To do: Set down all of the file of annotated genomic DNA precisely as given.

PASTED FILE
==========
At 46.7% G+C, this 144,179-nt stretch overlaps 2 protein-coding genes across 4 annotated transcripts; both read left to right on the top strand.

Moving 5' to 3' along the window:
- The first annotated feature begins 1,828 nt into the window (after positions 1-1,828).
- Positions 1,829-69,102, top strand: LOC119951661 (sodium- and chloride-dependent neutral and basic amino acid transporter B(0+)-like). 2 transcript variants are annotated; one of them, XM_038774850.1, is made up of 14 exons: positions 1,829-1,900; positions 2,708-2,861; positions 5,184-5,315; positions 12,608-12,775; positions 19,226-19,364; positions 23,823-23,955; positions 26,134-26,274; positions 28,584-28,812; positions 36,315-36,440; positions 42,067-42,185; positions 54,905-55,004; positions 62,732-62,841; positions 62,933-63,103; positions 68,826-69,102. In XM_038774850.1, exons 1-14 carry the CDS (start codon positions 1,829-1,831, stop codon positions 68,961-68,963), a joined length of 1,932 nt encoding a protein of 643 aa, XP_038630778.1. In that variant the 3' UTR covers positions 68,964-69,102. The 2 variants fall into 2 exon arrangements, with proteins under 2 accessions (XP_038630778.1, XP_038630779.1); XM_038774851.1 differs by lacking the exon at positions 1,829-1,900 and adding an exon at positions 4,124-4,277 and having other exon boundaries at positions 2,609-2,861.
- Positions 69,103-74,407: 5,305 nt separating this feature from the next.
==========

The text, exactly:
At 46.7% G+C, this 144,179-nt stretch overlaps 2 protein-coding genes across 4 annotated transcripts; both read left to right on the top strand.

Moving 5' to 3' along the window:
- The first annotated feature begins 1,828 nt into the window (after positions 1-1,828).
- Positions 1,829-69,102, top strand: LOC119951661 (sodium- and chloride-dependent neutral and basic amino acid transporter B(0+)-like). 2 transcript variants are annotated; one of them, XM_038774850.1, is made up of 14 exons: positions 1,829-1,900; positions 2,708-2,861; positions 5,184-5,315; positions 12,608-12,775; positions 19,226-19,364; positions 23,823-23,955; positions 26,134-26,274; positions 28,584-28,812; positions 36,315-36,440; positions 42,067-42,185; positions 54,905-55,004; positions 62,732-62,841; positions 62,933-63,103; positions 68,826-69,102. In XM_038774850.1, exons 1-14 carry the CDS (start codon positions 1,829-1,831, stop codon positions 68,961-68,963), a joined length of 1,932 nt encoding a protein of 643 aa, XP_038630778.1. In that variant the 3' UTR covers positions 68,964-69,102. The 2 variants fall into 2 exon arrangements, with proteins under 2 accessions (XP_038630778.1, XP_038630779.1); XM_038774851.1 differs by lacking the exon at positions 1,829-1,900 and adding an exon at positions 4,124-4,277 and having other exon boundaries at positions 2,609-2,861.
- Positions 69,103-74,407: 5,305 nt separating this feature from the next.